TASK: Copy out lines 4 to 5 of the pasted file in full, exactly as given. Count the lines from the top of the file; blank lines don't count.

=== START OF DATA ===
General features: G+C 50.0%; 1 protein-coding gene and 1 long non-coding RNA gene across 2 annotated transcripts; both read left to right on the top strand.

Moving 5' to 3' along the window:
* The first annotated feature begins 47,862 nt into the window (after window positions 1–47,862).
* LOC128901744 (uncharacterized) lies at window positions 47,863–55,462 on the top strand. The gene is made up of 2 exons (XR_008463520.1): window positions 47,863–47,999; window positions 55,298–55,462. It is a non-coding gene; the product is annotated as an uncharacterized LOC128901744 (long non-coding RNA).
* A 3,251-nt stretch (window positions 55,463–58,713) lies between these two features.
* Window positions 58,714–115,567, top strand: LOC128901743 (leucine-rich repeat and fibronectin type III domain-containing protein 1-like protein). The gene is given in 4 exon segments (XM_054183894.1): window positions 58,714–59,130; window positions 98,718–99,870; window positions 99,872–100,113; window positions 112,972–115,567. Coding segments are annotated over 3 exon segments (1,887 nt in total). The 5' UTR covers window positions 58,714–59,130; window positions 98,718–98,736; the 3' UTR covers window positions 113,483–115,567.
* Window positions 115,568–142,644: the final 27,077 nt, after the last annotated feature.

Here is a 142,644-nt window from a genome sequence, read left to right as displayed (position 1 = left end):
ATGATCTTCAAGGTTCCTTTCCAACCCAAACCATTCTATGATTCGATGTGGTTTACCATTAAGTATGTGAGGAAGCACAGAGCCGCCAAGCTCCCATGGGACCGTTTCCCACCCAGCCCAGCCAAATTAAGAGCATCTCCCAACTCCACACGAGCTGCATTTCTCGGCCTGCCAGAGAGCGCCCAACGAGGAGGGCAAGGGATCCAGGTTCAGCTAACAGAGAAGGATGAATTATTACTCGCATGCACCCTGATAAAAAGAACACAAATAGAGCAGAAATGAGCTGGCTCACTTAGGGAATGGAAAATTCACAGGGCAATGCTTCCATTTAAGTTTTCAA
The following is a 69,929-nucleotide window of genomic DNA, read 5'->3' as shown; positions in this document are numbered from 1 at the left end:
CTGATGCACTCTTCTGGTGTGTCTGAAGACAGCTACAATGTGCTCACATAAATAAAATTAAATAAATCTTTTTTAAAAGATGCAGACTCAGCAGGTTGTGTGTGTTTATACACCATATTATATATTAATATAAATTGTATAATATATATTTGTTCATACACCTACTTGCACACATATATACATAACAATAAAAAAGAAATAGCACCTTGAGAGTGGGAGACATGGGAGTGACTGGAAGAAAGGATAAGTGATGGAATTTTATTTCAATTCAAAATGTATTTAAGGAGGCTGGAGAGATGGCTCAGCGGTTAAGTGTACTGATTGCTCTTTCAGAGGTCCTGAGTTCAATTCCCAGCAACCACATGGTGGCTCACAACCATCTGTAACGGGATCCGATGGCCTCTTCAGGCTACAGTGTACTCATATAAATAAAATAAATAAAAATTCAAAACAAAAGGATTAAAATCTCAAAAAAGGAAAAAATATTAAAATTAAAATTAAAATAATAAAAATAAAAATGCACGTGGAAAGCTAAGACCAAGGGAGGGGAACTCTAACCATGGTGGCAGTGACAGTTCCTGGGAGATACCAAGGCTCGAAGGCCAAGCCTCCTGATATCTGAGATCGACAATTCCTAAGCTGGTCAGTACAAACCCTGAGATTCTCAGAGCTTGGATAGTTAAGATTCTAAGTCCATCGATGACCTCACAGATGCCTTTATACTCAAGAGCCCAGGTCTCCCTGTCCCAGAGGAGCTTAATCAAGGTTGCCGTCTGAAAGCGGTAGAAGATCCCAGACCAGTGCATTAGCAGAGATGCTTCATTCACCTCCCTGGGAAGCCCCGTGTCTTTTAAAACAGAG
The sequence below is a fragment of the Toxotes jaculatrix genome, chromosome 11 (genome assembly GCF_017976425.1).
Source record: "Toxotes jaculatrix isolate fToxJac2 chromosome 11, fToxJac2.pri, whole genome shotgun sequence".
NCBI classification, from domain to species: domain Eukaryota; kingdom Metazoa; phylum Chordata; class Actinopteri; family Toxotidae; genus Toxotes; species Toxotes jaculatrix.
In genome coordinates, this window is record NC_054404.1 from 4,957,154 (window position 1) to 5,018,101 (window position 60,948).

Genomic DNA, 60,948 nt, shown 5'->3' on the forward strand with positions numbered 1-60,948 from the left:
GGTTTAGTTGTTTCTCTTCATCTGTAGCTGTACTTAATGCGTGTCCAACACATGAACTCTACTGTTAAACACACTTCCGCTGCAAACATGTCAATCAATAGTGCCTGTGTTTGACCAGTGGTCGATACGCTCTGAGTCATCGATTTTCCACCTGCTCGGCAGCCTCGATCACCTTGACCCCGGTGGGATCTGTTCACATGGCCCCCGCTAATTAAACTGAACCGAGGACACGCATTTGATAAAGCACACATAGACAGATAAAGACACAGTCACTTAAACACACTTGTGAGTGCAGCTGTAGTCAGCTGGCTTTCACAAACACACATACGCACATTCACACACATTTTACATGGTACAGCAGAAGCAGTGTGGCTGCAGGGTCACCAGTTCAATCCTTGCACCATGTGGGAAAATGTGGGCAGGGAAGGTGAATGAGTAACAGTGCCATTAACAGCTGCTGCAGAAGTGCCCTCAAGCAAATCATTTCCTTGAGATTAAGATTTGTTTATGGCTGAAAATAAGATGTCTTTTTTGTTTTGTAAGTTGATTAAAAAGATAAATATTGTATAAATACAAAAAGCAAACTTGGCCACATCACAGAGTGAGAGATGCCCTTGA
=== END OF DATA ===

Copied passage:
* LOC128901744 (uncharacterized) lies at window positions 47,863–55,462 on the top strand. The gene is made up of 2 exons (XR_008463520.1): window positions 47,863–47,999; window positions 55,298–55,462. It is a non-coding gene; the product is annotated as an uncharacterized LOC128901744 (long non-coding RNA).
* A 3,251-nt stretch (window positions 55,463–58,713) lies between these two features.